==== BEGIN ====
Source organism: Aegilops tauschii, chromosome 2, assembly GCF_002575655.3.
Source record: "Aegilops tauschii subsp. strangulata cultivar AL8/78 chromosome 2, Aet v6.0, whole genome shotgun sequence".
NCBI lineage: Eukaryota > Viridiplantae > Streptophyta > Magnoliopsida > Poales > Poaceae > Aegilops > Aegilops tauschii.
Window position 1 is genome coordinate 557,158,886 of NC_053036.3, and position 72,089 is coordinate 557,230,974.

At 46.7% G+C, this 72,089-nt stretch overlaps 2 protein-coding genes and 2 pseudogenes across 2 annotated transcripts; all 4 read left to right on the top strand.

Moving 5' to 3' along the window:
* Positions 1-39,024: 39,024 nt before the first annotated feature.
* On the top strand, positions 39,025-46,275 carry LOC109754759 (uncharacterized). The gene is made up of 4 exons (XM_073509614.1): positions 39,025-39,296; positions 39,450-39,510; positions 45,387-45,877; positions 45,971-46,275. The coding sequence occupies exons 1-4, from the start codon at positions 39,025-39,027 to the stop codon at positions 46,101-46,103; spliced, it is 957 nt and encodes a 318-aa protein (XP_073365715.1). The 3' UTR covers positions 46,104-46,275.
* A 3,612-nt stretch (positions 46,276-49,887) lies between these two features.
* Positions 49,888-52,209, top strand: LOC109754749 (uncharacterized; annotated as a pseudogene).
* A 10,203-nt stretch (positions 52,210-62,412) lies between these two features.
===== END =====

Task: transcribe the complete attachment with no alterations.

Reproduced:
Source organism: Aegilops tauschii, chromosome 2, assembly GCF_002575655.3.
Source record: "Aegilops tauschii subsp. strangulata cultivar AL8/78 chromosome 2, Aet v6.0, whole genome shotgun sequence".
NCBI lineage: Eukaryota > Viridiplantae > Streptophyta > Magnoliopsida > Poales > Poaceae > Aegilops > Aegilops tauschii.
Window position 1 is genome coordinate 557,158,886 of NC_053036.3, and position 72,089 is coordinate 557,230,974.

At 46.7% G+C, this 72,089-nt stretch overlaps 2 protein-coding genes and 2 pseudogenes across 2 annotated transcripts; all 4 read left to right on the top strand.

Moving 5' to 3' along the window:
* Positions 1-39,024: 39,024 nt before the first annotated feature.
* On the top strand, positions 39,025-46,275 carry LOC109754759 (uncharacterized). The gene is made up of 4 exons (XM_073509614.1): positions 39,025-39,296; positions 39,450-39,510; positions 45,387-45,877; positions 45,971-46,275. The coding sequence occupies exons 1-4, from the start codon at positions 39,025-39,027 to the stop codon at positions 46,101-46,103; spliced, it is 957 nt and encodes a 318-aa protein (XP_073365715.1). The 3' UTR covers positions 46,104-46,275.
* A 3,612-nt stretch (positions 46,276-49,887) lies between these two features.
* Positions 49,888-52,209, top strand: LOC109754749 (uncharacterized; annotated as a pseudogene).
* A 10,203-nt stretch (positions 52,210-62,412) lies between these two features.